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Fairchild-Republic Thunderbolt 2 (78-0693) - 'WARDOG' & 'RAVEN' flights taxiing for departure. The A-10s from the 104th FS have been here this week training with the KC-46s from the NH ANG  (8/25)
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Fairchild-Republic Thunderbolt 2 (78-0693)


'WARDOG' & 'RAVEN' flights taxiing for departure. The A-10s from the 104th FS have been here this week training with the KC-46s from the NH ANG (8/25)


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A very formidable warbird indeed.
silverio califano
That offset nose gear bothers my senses, but, I'm glad they didn't dump these remarkable fighting aircraft!
ken kemper

Great picture angle & photo.
All A-10 photos will get 5 stars from me even if they were blurry!

Nice shot and please keep 'em coming.
These are some of the most effective aircraft at what they do and were made for combat and readiness, the engines can be mounted on either side for quick turnaround if needed. I'll never understand why so many of the brass over time have wanted rid of these, I think we should keep them around as long as possible.
The offset nose gear makes room for one heck of a cannon!! Function over style!!
Douglas Miles
User3956, I think we all can figure out why some higher-ups are always looking to replace extremely dependable, efficient and effective fighting machines. Someone somewhere always has something to sell the military that's a "better" tool, NOT... I'm not sure I've ever heard someone that's been in ground combat in the last 40-years say "yeah, I think it would be a good idea if we get rid of the A-10"
bob reeves
Chris!!!! Now this is the SHOT !!!
john cook
Stick & Rudder
Mark Albrecht
This is the very last thing many Taliban fighters saw during their earthly sojourn.
Cole Neill
All for naught really.
Glen Horton
silverio califano The offset nose gear is to allow the gun to be on the centerline of the aircraft.
serge LOTH
I m sure we will see A10 for a long time..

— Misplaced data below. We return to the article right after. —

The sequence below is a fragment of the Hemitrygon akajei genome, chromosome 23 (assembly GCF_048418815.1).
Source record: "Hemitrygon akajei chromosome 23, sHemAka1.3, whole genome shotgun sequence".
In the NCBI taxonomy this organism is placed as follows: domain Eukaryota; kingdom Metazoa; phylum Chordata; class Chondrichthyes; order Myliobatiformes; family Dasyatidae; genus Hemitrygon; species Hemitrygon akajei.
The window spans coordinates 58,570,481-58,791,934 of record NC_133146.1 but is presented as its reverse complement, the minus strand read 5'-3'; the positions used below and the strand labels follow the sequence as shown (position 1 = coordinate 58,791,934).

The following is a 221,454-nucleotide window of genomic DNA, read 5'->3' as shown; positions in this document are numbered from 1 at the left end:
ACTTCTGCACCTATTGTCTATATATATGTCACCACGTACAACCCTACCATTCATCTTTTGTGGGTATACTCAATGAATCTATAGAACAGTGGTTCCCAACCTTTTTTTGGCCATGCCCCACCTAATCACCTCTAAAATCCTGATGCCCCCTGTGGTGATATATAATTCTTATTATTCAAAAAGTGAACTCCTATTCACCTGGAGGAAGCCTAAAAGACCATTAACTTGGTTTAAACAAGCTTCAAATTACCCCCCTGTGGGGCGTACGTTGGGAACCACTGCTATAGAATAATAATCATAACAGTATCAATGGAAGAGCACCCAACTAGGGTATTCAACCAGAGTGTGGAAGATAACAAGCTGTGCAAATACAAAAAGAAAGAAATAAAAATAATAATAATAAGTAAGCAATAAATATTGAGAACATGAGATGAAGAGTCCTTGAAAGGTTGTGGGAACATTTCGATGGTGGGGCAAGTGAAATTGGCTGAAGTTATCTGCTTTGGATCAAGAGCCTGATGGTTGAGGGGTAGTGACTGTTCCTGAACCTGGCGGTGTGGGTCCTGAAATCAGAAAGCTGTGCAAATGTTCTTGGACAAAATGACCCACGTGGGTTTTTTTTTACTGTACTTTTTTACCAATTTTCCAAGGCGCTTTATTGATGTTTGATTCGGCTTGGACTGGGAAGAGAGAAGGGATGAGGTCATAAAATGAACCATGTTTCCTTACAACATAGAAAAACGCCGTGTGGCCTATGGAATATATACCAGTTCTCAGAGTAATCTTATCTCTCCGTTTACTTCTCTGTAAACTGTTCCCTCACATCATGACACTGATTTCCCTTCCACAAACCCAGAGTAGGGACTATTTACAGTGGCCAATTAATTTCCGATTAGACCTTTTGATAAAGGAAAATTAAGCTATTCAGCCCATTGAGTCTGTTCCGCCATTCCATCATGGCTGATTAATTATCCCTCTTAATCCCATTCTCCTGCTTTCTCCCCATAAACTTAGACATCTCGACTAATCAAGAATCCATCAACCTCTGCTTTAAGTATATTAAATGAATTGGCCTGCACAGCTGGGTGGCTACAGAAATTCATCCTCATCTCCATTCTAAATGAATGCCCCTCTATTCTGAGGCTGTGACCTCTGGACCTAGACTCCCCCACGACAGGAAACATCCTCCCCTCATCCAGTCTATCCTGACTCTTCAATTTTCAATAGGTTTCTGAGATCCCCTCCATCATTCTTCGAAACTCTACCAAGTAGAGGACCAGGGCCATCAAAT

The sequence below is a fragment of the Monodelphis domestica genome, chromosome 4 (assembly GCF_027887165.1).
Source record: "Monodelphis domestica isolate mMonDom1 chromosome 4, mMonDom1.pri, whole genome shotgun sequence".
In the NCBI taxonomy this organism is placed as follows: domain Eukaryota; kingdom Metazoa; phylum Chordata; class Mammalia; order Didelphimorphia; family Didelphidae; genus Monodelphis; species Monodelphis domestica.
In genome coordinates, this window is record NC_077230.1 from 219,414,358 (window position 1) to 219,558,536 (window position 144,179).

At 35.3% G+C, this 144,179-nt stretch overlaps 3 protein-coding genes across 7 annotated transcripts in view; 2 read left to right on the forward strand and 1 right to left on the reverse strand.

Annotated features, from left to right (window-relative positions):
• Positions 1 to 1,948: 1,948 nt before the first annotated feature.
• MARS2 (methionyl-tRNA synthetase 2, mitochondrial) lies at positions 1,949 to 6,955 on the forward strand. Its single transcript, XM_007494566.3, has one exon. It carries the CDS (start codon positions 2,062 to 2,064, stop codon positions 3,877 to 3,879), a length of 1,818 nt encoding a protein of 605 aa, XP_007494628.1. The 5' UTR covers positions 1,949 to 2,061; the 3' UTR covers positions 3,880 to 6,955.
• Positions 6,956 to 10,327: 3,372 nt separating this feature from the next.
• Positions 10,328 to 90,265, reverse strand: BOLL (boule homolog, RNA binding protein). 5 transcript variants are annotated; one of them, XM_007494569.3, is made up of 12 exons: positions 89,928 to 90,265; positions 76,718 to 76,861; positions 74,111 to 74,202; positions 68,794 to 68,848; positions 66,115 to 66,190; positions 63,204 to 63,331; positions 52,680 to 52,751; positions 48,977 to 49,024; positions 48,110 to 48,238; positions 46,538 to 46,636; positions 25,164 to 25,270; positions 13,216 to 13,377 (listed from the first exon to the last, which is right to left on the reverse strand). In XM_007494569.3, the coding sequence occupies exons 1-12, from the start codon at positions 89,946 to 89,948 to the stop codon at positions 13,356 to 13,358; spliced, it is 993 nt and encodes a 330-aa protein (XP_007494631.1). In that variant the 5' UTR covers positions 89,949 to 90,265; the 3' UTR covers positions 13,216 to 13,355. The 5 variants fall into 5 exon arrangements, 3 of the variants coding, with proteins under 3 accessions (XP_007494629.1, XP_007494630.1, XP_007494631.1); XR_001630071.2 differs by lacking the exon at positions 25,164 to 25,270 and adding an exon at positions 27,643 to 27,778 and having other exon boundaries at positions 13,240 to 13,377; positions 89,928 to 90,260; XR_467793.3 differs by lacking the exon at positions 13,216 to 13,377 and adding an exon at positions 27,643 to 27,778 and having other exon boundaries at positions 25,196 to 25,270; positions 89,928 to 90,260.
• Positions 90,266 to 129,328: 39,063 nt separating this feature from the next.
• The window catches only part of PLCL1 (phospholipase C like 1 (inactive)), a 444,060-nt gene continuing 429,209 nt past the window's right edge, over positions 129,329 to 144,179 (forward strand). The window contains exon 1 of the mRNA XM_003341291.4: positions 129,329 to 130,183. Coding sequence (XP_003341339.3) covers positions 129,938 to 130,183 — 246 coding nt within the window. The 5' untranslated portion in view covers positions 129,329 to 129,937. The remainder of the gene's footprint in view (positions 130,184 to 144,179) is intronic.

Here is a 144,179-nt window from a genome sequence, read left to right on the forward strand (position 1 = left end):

David Plummer
First off, EXCELLENT SHOT! That cannon just stuns me by having to be designed so the firing barrel would be on the exact centerline of the aircraft. Had they not done so, the cannon's torque would cause structural damage to the aircraft. And, if it were fired on a continuous burst, it could literally stall the aircraft. Mind boggling.

As for the top brass at the Pentagon, there are a couple of issues. First, there is always someone wanting to sell a "new" thing. But the bigger problem is that the Pentagon treats every weapon system procurement as some kind of Christmas tree of wishes. Instead of focusing on a narrow set of needs, they always want more bells and whistles. Just look at the boondoggle called the "Joint Strike Fighter". It was sold as some kind of one-size-fits-all Swiss Army knife that would replace something like 8 other aircraft. But, the reality is that there are major differences between the A, B, and C models. In effect, despite the sales pitch of a single platform, we really developed 3 different aircraft. But to make things worse, there was a total disregard of actual battlefield need. The A-10 was one of the platforms the Brass wanted to replace. But, they lost focus. The bang for the buck with the A-10 is its extended slow speed loitering ability combined with awesome firepower, not to mention being a virtual flying tank. The JSF cannot fly as slowly and it doesn't have the amount of firepower, particularly the lack of that cannon. As is usual, the Brass ends up with weapons systems that are jacks of all trade but masters of none.
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